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Using the unreferenced interface

Daniel Dalton
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Joined: Mar 20, 2005
Posts: 146
Hi all -

1) I've created my Data class, which implements the supplied DBMain interface.

2) I've got a remote interface called DBMainRemote which extends DBMain and Remote.

3) I've created a class called DataRemote which implements DBMainRemote by following the adapter pattern and delegating calls to an instance of Data.

My problem is as follows:

Ideally, rather than a reference to the concrete type "Data", I want DataRemote to hold a reference to a DBMain, so that I am programming to an interface rather than a concrete type.

I also want to implement Unreferenced. However, when the unreferenced() method gets called, I would need to unlock all records held by the client. While I could create such a method in the Data class, it would not be available if the reference is of the interface type, because it's not defined in DBMain (which I can't change).

Am I missing some neat trick, or should I just bite the bullet & document why I had to use a concrete type?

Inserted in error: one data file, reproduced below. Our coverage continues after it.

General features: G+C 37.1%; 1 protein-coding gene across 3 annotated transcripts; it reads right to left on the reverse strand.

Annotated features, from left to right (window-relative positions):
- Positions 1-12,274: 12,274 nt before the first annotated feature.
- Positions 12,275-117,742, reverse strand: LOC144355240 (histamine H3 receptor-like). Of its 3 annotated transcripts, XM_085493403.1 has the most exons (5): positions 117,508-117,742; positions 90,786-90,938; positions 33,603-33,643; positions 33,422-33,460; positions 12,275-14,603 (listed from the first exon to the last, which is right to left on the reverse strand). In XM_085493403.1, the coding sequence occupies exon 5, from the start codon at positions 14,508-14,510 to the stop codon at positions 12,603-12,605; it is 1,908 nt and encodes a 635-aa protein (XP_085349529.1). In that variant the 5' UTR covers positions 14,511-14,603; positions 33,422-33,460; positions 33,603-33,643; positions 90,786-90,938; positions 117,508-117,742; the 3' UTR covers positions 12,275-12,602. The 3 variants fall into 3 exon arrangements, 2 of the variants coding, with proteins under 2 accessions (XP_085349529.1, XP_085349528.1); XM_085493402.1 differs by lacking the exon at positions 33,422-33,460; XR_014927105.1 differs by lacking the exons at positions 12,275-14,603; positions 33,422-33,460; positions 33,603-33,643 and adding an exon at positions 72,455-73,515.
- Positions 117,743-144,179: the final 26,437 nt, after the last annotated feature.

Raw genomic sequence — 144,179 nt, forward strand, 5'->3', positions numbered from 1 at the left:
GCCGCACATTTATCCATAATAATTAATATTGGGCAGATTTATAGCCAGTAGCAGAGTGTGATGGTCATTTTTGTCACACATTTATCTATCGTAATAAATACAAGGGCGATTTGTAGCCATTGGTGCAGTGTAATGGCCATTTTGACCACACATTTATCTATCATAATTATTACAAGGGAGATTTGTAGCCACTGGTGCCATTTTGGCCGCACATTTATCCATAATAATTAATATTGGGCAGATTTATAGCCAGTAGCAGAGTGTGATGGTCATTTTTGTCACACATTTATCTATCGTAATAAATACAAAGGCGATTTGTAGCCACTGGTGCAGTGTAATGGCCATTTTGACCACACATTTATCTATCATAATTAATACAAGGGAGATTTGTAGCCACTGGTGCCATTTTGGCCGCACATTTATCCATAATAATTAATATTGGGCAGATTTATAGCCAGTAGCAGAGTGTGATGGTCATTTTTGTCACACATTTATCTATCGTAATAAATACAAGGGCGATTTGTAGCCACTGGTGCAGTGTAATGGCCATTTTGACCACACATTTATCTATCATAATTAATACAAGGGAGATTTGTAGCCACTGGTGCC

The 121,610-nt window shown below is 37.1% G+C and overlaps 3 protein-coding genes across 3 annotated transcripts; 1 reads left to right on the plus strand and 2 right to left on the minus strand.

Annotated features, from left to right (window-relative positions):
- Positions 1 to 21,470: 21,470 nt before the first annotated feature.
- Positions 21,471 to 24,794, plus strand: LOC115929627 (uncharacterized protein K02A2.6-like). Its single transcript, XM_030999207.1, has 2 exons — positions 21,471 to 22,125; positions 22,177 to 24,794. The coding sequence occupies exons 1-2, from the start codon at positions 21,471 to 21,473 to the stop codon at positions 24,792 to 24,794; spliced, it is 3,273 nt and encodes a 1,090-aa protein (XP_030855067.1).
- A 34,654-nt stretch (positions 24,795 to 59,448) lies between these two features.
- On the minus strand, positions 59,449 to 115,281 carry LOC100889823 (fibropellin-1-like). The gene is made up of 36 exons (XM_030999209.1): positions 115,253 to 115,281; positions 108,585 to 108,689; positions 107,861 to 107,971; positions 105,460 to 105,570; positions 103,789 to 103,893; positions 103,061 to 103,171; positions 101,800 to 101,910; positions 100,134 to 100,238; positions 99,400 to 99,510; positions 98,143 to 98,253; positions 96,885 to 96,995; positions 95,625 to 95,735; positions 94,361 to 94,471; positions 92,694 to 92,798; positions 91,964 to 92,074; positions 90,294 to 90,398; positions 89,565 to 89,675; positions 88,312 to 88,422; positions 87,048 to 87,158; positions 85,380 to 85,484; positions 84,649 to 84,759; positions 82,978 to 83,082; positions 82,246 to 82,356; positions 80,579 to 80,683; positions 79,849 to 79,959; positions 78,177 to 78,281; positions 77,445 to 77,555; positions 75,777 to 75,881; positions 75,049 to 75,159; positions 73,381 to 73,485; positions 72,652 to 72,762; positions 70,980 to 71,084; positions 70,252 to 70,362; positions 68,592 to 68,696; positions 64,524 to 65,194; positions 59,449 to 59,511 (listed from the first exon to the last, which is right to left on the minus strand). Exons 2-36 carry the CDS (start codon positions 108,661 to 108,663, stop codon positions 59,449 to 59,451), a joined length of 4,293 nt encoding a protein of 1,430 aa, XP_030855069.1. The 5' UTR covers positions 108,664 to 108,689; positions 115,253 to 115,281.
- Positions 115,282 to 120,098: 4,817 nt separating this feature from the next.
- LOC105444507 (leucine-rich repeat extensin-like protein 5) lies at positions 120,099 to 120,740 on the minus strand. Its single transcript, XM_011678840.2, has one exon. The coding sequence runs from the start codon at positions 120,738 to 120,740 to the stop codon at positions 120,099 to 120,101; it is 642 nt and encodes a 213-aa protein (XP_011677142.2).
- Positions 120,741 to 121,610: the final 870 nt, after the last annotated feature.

Darya Akbari
Ranch Hand

Joined: Aug 21, 2004
Posts: 1855
Hi Daniel,

as far as I can see, your data layer looks good. Concerning DataRemote and DBMain you answered your question yourself with your data layer design, didn't you? Wasn't it the same reason why you implemented DBMainRemote?

By the way you already do good and I recommend to keep it that way to document all your decisions in your choices document. I didn't and had immense trouble to recapitulate at the end of my project what the reason were for all my decisions. It all sum up and becomes a mess, believe me
.

Regards,
Darya


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Andrew Monkhouse
author and jackaroo
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Joined: Mar 28, 2003
Posts: 11460
    
  94

Hi Daniel
I also want to implement Unreferenced. However, when the unreferenced() method gets called, I would need to unlock all records held by the client. While I could create such a method in the Data class, it would not be available if the reference is of the interface type, because it's not defined in DBMain (which I can't change).
Your "while" statement seems to imply that there is at least one alternative - having the class which implements Unreferenced (presumably DataRemote) track the locks created/released and unlock any outstanding locks.

Regards, Andrew


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Uriy Kashtanoff
Greenhorn

Joined: Mar 30, 2005
Posts: 7